“There is absolutely no doubt, no comparison that can be made, in relation to my being able to reach people more effectively as a single person. In the back of my mind I don’t wonder whether I will be late getting home for dinner or to put my children to bed, or to finish a promise project for someone in my family. I can be 100% present wherever I find myself. If I choose to marry, my first priority ministry WILL be to my family as it should be. As for now, I go on short term mission trips to places where harm is possible. I don’t have to weigh the overwhelming cost of leaving a place if I sense that I am being called. I don’t have to uproot my children from a school to follow Jesus. I don’t have to jeopardize my wife’s intimate friend relationships to move. I can be available late for the lonely. I can pick up the hitchhiker. I can love openly without people wondering if my family will approve or be damaged by the implications that come when we risk love for the Kingdom. There is an ENORMOUSLY high price to be paid for following the call to single living; but the potential for reward is equally high.”
The single life is not just useful, but it can also be fun and full of freedom. I work with college students for a living. It is not uncommon to hear student talk about the goal of getting or giving a “ring by spring,” meaning a desire to be engaged to be married before graduation. I try to remind students that singleness is a gift, and can be a really fun way to live! I know since I got married 7 days after I graduated from college, some might not think me a credible source. But I know many women and men who postponed marriage for 5, 10, and even 15 years post-college and had amazing life experiences and opportunity because of their extended time as a single. Last October I got to speak at a retreat with Nicole Doley, author of The Wait: Encouragement for Single Women. She shared with me this piece of advice for Christian college students:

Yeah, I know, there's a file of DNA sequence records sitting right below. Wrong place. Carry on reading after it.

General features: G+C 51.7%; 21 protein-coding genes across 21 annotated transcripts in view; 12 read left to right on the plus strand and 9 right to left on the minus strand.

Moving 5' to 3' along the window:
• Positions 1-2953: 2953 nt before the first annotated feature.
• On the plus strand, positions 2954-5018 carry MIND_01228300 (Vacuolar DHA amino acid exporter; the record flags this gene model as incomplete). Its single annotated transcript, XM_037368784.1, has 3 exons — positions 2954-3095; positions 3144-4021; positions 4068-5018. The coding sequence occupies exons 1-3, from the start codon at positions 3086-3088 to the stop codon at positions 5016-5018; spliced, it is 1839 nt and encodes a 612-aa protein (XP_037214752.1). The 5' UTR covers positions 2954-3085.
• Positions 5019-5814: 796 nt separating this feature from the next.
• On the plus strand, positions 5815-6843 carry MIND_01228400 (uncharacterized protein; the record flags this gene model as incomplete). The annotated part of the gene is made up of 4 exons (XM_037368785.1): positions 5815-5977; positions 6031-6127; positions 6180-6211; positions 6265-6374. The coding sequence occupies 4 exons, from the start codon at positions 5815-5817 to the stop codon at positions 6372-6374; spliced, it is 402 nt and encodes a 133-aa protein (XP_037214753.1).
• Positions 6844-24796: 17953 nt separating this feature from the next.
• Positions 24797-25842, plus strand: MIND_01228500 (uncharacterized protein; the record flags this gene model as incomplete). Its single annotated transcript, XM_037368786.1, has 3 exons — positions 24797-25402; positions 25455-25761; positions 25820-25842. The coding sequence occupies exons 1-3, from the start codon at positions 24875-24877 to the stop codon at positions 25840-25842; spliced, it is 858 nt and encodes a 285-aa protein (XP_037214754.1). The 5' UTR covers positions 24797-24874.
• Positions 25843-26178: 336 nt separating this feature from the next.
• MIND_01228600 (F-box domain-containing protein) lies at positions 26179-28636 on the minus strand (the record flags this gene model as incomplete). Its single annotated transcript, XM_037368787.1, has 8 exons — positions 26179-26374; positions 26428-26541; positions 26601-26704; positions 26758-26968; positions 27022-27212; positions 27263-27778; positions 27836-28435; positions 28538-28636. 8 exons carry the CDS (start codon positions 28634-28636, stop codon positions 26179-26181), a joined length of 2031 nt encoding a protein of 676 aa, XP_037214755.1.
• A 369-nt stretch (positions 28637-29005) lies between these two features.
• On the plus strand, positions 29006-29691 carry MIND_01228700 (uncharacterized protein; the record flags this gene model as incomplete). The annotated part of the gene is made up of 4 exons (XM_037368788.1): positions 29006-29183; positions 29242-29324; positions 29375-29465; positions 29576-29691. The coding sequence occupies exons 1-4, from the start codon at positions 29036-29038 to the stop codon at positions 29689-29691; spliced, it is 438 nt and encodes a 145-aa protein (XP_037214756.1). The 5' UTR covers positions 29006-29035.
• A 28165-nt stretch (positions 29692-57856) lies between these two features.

“The notion that it’s best to graduate from college with your MRS degree is outdated. That may be true for some, but not for all. I’m a firm believer in marriage and I think it’s one of God’s greatest blessings. Nevertheless, unmarried 20somethings are starting businesses, discovering oil and making billions. Imagine all of that energy, time and talent invested in the Kingdom! The Bible says there’s a season for everything. In the past, the season for having babies was in your 20’s. I, however, had two perfect, gorgeous little boys in my 40’s. Thanks to modern medicine the window for starting a family is much larger. Why not take advantage of your youth, time and creativity and see what you can accomplish for the Kingdom, because when spouses and babies come, you will be blessed, but tired!”
At this point, some of you might be confused about my intent in writing on this subject. You may be thinking, “Why would someone who is married and has two children be witting about the benefits of the single life on Valentine’s Day? She must be unhappy, right?”
Let me just tell you that I love being married. I have never regretted even for a second marrying Rick a week after I earned my college degree. I love him. And not in some awkward, dutiful way that we sometimes ascribe to Christian marriage. I really like him as a person. I still (cheese alert) start tickle fights with him when we crawl into bed. He is my best friend, biggest encourager, most-fun playmate, and loyal partner. And when I think about my sons Grady and Hananiah, and how precious and adorable and hilarious they are, despite all the work that goes into raising them, I get tears in my eyes thinking about how much God must love me to put them in my life.